WHAT IS
HEART FAILURE?

Heart failure is a condition where the heart muscle weakens and is not able to pump blood efficiently. The term heart failure does not mean that your heart has stopped pumping, but your heart muscle can’t pump enough blood to meet your body’s needs.

During heart failure the heart attempts to compensate for the lost pumping capacity, which can alter its shape and result in disorganized (or unsynchronized) and inefficient heartbeats.

RISK
FACTORS


CARDIOVASCULAR


  • Coronary artery disease.
  • Tachycardia (e.g. atrial fibrillation)
  • Bradycardia (e.g. third-degree atrioventricular block)
  • Uncontrolled hypertension or hypertensive crisis
  • Myocarditis
  • Acute pulmonary embolism
  • Acute valvular insufficiency (e.g. endocarditis, myocardial infarction)
  • Aortic dissection
  • Cardiac tamponade

NON-CARDIOVASCULAR


  • Infections and febrile states
  • Exacerbation of COPD or asthma
  • Kidney dysfunction
  • Anemia
  • Hyperthyroidism
  • Hypothyroidism
  • Exhausting exercise
  • Emotional tension
  • Pregnancy (Peripartum cardiomyopathy)

THE HEART FAILURE (HF)
CHALLENGE


One in 5 people
can expect to live with HF at some point in their lives1

1 https://www.hfpolicynetwork.org/project/the-handbook/

Heart Failure is the number 1 cause of
unplanned admissions1

3https://www.heart.org/en/health-topics/heart-failure/what-is-heart-failure

HF patients have a diminished quality of life, problem with daily activities 3 and increased
anxiety.4

4Vongmany J, et al. Eur J Cardiovasc Nurs. 2016;15:478-485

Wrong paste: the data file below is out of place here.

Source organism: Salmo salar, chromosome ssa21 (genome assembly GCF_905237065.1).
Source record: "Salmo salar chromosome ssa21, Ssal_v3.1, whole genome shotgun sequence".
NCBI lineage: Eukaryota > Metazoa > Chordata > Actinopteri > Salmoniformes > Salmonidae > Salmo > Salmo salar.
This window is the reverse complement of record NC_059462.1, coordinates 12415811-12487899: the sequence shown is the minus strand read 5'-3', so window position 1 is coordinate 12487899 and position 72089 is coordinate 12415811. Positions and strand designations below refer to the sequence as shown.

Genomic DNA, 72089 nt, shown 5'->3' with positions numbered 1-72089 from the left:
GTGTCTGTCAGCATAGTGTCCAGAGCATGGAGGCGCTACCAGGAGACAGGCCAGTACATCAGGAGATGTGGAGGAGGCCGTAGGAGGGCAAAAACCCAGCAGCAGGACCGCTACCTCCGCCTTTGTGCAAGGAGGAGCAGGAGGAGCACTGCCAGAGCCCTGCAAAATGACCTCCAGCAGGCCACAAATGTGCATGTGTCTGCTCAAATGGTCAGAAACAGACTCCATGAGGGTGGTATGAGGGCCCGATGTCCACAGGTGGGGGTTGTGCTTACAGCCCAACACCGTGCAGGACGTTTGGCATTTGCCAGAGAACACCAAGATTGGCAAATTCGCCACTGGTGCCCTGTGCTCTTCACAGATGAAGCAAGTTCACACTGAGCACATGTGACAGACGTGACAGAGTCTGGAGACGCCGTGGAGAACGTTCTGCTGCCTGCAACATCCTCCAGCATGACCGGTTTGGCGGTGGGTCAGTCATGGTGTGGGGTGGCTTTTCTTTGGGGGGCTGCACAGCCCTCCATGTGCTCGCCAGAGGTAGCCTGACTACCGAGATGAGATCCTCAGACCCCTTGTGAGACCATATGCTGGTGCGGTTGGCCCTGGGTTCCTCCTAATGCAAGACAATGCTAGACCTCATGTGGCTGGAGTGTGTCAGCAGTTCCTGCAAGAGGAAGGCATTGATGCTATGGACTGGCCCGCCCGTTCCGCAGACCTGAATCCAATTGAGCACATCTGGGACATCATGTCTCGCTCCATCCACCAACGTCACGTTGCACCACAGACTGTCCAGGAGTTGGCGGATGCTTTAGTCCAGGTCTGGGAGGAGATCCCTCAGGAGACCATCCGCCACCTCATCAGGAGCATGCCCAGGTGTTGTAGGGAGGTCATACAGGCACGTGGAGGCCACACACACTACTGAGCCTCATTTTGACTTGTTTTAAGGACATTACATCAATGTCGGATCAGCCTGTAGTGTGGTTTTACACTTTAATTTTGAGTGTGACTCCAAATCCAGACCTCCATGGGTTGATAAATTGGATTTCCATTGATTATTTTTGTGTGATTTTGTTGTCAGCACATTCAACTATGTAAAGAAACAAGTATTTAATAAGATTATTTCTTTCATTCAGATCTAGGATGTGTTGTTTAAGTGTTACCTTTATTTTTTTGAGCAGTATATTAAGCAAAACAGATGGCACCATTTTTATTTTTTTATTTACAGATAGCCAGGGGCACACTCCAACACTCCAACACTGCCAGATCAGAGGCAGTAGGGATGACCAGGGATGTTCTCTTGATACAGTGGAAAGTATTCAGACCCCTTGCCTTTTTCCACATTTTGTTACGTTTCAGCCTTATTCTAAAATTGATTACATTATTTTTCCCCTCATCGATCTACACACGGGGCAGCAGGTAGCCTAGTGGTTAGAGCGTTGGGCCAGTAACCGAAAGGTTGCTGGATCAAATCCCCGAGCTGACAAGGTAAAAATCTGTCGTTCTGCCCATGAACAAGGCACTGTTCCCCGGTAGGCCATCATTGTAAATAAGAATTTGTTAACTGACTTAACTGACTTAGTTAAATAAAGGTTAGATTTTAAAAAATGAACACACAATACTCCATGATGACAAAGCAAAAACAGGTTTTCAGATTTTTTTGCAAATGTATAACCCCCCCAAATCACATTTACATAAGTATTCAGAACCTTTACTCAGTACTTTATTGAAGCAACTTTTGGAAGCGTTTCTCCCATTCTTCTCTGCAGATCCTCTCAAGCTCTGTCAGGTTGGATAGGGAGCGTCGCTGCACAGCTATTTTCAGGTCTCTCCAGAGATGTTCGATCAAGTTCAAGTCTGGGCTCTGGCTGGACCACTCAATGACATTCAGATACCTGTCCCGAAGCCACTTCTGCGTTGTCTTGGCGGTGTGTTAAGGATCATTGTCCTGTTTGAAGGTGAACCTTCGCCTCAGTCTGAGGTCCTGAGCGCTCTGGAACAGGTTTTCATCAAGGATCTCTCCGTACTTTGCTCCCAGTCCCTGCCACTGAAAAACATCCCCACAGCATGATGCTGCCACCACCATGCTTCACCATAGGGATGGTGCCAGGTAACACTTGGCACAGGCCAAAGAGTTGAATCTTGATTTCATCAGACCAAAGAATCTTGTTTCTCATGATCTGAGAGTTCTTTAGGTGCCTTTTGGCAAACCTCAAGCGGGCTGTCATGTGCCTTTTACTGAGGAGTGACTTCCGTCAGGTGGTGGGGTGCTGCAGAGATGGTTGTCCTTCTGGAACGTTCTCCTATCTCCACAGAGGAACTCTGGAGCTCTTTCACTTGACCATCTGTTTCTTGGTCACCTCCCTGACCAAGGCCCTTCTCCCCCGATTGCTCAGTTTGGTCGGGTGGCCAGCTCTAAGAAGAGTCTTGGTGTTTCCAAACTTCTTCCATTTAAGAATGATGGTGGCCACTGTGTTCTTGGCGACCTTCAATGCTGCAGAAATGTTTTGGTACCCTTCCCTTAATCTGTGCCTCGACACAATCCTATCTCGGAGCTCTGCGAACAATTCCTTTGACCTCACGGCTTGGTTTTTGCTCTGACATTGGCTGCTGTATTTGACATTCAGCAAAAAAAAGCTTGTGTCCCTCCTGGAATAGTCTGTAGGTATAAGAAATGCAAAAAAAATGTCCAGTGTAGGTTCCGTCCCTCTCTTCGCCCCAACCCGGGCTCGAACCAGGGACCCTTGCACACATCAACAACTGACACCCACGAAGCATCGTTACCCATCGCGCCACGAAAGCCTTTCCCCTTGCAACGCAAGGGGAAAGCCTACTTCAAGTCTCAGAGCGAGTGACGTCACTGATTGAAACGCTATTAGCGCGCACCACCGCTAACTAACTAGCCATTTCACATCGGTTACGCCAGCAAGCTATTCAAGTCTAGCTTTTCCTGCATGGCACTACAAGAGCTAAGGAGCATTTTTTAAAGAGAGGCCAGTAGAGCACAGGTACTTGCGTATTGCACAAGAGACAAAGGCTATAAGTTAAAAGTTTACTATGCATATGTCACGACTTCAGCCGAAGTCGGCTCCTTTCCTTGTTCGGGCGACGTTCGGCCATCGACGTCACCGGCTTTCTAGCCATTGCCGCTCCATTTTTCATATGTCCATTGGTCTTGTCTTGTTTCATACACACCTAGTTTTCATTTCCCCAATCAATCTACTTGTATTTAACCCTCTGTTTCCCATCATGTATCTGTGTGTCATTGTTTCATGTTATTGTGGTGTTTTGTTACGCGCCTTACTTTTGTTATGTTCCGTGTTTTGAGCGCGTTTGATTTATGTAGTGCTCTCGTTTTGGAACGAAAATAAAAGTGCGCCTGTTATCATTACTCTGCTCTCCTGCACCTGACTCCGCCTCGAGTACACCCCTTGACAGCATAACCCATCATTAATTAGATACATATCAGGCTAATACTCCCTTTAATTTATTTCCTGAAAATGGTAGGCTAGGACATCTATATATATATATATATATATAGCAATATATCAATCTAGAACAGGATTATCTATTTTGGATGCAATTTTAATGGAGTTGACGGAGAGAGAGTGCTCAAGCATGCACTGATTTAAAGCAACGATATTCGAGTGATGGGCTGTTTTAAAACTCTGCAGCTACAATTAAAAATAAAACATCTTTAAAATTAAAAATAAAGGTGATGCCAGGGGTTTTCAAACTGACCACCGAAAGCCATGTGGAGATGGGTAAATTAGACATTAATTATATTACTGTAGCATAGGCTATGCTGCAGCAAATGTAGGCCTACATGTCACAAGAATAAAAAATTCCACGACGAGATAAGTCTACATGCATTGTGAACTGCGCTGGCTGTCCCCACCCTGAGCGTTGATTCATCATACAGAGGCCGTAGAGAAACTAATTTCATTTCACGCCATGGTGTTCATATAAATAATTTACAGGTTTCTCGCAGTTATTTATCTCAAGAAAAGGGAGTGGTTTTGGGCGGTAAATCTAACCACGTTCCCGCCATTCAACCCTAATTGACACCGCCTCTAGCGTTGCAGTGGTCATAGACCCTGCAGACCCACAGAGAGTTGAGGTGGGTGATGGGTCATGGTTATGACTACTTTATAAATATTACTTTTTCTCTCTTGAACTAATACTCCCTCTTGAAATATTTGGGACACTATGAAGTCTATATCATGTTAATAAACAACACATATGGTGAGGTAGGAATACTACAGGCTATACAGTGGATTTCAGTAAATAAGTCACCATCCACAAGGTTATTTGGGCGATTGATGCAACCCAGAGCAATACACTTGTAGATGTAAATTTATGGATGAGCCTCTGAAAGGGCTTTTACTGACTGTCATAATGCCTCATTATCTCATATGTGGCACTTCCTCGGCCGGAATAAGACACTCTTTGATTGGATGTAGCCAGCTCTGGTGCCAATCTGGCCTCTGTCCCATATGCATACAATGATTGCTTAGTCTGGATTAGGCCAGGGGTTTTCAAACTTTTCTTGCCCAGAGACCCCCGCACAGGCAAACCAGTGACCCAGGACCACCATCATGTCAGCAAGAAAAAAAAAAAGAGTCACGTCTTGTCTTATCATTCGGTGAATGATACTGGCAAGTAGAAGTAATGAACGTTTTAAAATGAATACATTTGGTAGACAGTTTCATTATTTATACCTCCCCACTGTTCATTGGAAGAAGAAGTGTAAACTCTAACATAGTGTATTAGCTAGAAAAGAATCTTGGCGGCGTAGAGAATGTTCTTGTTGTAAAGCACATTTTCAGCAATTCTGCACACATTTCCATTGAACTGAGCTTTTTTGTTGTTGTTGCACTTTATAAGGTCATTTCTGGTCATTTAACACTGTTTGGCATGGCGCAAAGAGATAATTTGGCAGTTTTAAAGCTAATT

HEART FAILURE
SYMPTOMS


Heart failure is a progressive condition, which means it will gradually worsen. At first, you may not experience any symptoms, but as time elapses your heart’s pumping ability will continue to weaken, and you may experience some or all of the following symptoms:

WHAT CAUSES
HEART FAILURE?


Heart failure usually develops slowly after a heart injury. There is no single cause and it is often unknown. Some of the most common causes of heart failure are:

  • Previous heart attack (myocardial infarction)
  • Coronary artery disease
  • High blood pressure (hypertension)
  • Heart valve disease
  • Infection of the heart (Myocarditis)
  • Congenital heart disease (condition you are born with)
  • Endocarditis (infection of the inner lining of the heart)
  • Diabetes (the body does not properly produce or use insulin)

When discussing with your doctor, you may want to use this document to help guide the conversation

When discussing with your doctor, you may want to use this document to help guide the conversation

Take care of your heartbeat is an educational initiative designed to inform people about heart rhythm disorders. It is brought to you by Medtronic.
Information on this site does not constitute medical advice.
Always consult with your physician about treatment options and if you have any questions or concerns about your health.

Last updated March 2021

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    TERMS AND CONDITIONS

    Information on this site does not constitute medical advice. Ask your doctor about diagnosis and treatment information.